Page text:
Monday, January 19, 2009

South Park Monday

A look back...

Ha ha ha, he died like a pig.

Beauuutiful money, ha ha!

And a look forward...

Sunday, January 18, 2009


Dos Gringos are getting back together for a benefit concert in Las Vegas on 30 Jan. I know I've got at least one guy from the Vegas area who occasionally reads the blog who might be interested in attending, so if you're in the area, you should go.

Saturday, January 17, 2009

Range Report

Hit the Ikes range today (going to get a membership there soon) with a few friends. Took the Carbine out and put a few rounds through it, as did some of the friends. She worked fine as always. Also got to shoot one of the friends' XD-9, which was enjoyable. As previously stated whenever I get around buying a new manufacture handgun an XD will be at the top of the list, although probably in .40.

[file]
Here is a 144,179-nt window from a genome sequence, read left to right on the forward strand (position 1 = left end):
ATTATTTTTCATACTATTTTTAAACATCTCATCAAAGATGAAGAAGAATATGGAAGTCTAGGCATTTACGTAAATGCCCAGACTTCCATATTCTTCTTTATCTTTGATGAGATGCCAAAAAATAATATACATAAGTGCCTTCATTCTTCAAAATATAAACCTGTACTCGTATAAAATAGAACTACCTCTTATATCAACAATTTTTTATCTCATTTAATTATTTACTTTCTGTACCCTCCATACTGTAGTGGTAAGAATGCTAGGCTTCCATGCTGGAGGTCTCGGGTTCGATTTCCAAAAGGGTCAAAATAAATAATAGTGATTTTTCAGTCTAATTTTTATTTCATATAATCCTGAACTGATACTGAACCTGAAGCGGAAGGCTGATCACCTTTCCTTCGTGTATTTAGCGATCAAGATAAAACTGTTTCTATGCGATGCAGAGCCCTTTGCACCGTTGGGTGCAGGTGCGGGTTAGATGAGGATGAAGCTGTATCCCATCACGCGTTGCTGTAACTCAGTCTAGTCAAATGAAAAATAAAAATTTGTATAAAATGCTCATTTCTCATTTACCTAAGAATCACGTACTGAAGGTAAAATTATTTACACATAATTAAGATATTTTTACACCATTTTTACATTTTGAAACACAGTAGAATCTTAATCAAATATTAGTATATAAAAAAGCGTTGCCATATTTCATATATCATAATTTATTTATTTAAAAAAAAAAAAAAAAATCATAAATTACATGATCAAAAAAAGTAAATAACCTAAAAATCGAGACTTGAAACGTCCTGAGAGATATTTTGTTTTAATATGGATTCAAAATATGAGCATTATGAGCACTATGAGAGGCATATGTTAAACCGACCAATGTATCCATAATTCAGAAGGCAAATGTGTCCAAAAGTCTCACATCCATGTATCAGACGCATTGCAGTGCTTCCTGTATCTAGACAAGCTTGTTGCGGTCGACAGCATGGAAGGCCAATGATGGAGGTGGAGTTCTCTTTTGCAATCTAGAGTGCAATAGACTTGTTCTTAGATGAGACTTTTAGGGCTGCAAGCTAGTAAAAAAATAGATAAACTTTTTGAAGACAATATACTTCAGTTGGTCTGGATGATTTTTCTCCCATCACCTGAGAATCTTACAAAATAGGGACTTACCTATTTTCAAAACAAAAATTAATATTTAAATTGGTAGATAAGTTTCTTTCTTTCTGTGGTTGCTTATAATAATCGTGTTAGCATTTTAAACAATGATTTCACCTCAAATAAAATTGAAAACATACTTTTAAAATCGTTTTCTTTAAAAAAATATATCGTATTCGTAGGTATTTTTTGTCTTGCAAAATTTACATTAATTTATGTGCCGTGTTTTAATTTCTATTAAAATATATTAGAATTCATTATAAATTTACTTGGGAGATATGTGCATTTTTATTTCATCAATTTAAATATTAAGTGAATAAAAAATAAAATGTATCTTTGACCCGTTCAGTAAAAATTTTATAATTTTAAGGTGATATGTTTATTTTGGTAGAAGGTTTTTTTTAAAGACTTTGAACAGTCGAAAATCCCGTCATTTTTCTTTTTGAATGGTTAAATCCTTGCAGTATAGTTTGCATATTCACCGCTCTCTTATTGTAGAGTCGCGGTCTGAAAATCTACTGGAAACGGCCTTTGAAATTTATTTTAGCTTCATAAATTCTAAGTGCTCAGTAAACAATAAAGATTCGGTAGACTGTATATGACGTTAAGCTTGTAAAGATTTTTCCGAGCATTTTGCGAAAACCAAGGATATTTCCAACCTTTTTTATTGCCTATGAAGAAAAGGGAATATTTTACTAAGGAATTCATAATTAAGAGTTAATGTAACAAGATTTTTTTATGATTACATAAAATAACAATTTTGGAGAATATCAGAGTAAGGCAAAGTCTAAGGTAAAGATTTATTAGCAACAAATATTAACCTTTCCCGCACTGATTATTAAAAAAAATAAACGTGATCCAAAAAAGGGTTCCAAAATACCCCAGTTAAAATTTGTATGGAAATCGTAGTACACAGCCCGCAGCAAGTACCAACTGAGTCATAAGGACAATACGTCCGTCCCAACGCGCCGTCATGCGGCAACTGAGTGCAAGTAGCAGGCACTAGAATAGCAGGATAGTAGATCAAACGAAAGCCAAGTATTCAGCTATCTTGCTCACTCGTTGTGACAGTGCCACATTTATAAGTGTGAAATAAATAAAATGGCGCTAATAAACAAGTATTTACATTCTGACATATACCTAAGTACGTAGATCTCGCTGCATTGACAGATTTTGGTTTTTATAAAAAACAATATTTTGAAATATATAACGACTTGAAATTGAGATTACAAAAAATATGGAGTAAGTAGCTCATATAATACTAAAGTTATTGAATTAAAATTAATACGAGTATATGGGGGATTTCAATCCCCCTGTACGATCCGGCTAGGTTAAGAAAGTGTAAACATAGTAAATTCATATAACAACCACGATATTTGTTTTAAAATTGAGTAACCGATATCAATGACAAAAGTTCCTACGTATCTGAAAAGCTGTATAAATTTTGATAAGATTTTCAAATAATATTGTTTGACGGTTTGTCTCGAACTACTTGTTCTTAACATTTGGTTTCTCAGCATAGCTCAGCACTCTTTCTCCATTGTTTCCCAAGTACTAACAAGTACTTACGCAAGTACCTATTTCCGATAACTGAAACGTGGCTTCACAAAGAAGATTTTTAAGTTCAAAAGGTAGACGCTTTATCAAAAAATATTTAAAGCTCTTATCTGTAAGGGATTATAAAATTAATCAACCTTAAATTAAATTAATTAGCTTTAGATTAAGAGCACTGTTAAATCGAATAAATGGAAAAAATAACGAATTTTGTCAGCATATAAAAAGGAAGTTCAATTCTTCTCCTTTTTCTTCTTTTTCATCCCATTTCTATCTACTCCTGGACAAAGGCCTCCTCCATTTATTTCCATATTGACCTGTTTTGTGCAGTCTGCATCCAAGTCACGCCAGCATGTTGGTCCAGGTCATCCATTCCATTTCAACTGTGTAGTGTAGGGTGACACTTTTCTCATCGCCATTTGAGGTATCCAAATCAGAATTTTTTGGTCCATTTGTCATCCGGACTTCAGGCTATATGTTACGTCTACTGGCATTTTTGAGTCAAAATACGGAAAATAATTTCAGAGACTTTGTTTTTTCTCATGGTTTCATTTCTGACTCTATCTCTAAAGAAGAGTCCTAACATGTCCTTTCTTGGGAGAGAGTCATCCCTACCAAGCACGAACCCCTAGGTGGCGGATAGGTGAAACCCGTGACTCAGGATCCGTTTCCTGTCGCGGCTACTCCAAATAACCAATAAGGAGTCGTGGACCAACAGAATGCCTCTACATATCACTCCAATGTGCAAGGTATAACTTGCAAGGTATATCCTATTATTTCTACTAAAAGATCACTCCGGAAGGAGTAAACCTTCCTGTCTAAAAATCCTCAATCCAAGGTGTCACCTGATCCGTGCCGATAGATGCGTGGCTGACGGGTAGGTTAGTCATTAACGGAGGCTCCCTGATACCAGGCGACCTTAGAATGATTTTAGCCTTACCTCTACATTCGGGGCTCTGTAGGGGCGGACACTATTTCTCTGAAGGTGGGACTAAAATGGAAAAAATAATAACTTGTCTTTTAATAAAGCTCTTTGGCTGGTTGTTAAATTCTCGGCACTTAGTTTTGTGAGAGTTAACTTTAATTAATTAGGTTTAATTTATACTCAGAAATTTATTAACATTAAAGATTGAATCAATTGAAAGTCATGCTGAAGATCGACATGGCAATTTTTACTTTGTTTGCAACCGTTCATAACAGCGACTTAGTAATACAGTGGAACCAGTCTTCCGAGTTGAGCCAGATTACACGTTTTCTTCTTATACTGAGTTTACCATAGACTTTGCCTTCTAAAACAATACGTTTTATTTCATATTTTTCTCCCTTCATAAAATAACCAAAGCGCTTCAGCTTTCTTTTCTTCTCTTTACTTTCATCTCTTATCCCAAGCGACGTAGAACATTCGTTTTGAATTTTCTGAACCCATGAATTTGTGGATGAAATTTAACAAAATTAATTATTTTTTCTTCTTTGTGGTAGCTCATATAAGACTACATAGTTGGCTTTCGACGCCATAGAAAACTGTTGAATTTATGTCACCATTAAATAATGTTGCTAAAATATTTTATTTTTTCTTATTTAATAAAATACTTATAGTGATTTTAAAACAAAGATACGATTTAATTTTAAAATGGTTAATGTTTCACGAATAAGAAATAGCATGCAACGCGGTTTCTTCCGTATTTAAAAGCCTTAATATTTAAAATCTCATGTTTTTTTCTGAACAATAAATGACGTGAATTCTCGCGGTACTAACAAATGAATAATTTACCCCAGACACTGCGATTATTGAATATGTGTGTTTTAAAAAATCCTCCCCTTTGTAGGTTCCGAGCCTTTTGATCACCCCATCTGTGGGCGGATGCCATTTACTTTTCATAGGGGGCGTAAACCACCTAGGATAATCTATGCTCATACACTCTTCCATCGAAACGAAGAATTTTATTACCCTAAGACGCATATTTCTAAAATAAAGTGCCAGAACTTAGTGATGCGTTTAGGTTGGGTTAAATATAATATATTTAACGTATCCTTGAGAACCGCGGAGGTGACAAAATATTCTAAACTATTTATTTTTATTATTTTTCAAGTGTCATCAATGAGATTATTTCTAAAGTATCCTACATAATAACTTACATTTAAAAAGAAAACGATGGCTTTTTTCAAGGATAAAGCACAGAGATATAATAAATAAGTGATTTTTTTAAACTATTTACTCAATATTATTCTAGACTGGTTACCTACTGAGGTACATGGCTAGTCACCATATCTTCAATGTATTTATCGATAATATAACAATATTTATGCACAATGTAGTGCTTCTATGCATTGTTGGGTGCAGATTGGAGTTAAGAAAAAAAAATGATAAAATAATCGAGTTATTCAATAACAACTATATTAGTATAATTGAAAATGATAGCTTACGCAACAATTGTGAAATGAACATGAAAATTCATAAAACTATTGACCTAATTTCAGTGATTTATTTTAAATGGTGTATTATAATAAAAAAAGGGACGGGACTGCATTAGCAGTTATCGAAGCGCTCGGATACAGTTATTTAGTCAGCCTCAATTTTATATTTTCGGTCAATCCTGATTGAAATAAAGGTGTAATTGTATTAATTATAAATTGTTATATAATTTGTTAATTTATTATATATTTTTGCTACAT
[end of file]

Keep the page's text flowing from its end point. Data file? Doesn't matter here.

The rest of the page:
More exciting was shooting my CZ vz.82. Initial impressions are very good. Trigger pull in SA was crisp and fairly short. DA was an eternity, but given the fact that it has an external safety and no decocker, carrying cocked and locked would seem to be the best option anyway. Grip feel was acceptable, but could be much improved with some quality wooden grips. The plastic ones are more than a little chintzy. Probably going to be heading here for those. Only one FTF; it occurred with the Sellier and Bellot ammo. However, I think this was a fluke, and in any case this will be the ammo I choose to use as the Silver Bear stuff seemed to give the gun a much sharper recoil. While I'm sure part of this was the fact that my hands were frozen by the point I started shooting that ammo, the cold can't explain the fact that sparks would occasionally fly out of the ejection port as the gun ejected the spent shell. This is probably a combination of the blowback action (no delay between cartridge firing and the slide separating from the barrel) and some poor quality powder. Regardless, this didn't occur with either of the other two manufacturers I fired and occurred more than once with the Silver Bear. The 25 Hornady XTP JHPs that I put through fed without a hitch. While 9x18 Makarov isn't the best choice for a personal defense round, it's better than using .30 Carbine and will do for now until I get my Sig P225 in 9mm Luger.